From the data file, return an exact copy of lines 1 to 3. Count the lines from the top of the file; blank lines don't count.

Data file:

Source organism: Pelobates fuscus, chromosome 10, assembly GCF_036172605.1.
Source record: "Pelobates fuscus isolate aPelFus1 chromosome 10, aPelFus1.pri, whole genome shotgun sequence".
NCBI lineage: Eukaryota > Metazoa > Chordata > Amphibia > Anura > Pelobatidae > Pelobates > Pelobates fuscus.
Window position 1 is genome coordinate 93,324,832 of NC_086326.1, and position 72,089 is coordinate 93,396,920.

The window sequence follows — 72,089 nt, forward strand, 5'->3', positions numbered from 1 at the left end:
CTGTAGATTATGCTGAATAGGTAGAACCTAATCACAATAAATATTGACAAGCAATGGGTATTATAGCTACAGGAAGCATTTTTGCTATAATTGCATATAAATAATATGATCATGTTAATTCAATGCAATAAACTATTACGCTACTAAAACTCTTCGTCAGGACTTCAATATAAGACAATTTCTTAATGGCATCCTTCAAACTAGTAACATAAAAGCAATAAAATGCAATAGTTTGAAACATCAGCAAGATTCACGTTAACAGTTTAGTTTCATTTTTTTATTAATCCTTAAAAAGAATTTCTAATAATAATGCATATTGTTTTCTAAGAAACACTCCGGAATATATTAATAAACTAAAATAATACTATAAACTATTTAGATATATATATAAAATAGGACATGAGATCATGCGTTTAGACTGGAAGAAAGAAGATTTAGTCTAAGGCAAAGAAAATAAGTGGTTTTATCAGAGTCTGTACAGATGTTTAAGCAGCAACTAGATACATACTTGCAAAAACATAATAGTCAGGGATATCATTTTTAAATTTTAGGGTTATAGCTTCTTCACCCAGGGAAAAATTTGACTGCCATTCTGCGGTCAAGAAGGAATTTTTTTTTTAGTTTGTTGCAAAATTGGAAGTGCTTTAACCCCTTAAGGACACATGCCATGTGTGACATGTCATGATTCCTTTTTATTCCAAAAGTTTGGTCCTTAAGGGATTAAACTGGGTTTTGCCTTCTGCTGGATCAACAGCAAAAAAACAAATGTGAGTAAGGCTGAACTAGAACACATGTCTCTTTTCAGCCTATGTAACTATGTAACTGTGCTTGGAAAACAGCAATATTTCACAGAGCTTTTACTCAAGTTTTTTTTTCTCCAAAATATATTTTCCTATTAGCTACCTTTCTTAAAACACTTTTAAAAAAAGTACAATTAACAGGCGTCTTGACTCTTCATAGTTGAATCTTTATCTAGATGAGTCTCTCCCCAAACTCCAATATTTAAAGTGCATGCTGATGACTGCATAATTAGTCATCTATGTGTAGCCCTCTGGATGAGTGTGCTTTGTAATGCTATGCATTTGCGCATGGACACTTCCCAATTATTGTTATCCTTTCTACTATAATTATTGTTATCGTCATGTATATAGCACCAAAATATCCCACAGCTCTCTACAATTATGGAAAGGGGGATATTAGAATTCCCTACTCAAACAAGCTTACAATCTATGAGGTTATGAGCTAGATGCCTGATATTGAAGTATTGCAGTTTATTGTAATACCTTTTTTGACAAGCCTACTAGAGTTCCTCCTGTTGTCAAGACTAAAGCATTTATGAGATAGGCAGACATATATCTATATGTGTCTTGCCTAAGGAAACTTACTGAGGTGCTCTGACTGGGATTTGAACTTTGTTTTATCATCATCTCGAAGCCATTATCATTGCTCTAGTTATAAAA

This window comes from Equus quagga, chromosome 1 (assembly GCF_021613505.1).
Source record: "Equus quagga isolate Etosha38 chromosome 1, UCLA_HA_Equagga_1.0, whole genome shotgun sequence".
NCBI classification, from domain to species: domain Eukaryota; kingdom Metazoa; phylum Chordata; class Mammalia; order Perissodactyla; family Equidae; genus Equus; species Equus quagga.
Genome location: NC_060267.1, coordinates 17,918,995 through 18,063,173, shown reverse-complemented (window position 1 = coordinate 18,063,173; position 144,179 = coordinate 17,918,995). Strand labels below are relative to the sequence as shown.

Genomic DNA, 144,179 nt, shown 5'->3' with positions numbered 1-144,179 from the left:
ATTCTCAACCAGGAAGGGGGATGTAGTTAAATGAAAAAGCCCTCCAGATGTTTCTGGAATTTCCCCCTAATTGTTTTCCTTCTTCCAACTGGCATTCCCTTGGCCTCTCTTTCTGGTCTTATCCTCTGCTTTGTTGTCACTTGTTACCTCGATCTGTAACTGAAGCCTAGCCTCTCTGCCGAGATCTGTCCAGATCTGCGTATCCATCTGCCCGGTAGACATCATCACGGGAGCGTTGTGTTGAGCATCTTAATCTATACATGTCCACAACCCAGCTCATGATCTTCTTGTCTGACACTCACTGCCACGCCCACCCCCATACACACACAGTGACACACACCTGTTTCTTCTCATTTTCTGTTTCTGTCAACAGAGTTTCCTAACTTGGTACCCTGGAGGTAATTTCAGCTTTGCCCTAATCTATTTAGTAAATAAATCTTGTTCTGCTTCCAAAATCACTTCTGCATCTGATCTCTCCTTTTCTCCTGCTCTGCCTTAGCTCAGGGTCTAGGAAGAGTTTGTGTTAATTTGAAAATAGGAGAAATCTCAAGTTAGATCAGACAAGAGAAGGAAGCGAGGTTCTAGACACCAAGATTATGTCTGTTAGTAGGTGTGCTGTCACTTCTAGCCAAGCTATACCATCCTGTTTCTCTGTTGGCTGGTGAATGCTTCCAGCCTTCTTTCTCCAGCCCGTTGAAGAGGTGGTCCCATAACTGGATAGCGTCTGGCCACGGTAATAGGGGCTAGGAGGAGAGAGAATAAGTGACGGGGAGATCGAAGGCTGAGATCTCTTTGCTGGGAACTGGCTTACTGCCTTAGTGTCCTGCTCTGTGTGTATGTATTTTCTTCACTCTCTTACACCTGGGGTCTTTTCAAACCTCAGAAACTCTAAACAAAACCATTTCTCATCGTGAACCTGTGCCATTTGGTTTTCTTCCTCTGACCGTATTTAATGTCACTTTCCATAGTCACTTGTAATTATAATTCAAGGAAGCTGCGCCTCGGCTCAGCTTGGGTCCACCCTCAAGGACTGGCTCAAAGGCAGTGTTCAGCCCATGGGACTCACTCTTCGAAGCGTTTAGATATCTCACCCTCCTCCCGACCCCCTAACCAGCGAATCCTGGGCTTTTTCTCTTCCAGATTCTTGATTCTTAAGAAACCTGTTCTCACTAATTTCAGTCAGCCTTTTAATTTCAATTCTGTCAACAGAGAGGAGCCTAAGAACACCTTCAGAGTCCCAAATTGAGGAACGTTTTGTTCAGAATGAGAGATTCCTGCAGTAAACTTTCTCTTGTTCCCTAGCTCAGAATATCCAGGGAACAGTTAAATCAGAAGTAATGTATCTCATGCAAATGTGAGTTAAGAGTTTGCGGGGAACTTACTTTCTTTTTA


Source organism: Pelobates fuscus, chromosome 10, assembly GCF_036172605.1.
Source record: "Pelobates fuscus isolate aPelFus1 chromosome 10, aPelFus1.pri, whole genome shotgun sequence".
NCBI lineage: Eukaryota > Metazoa > Chordata > Amphibia > Anura > Pelobatidae > Pelobates > Pelobates fuscus.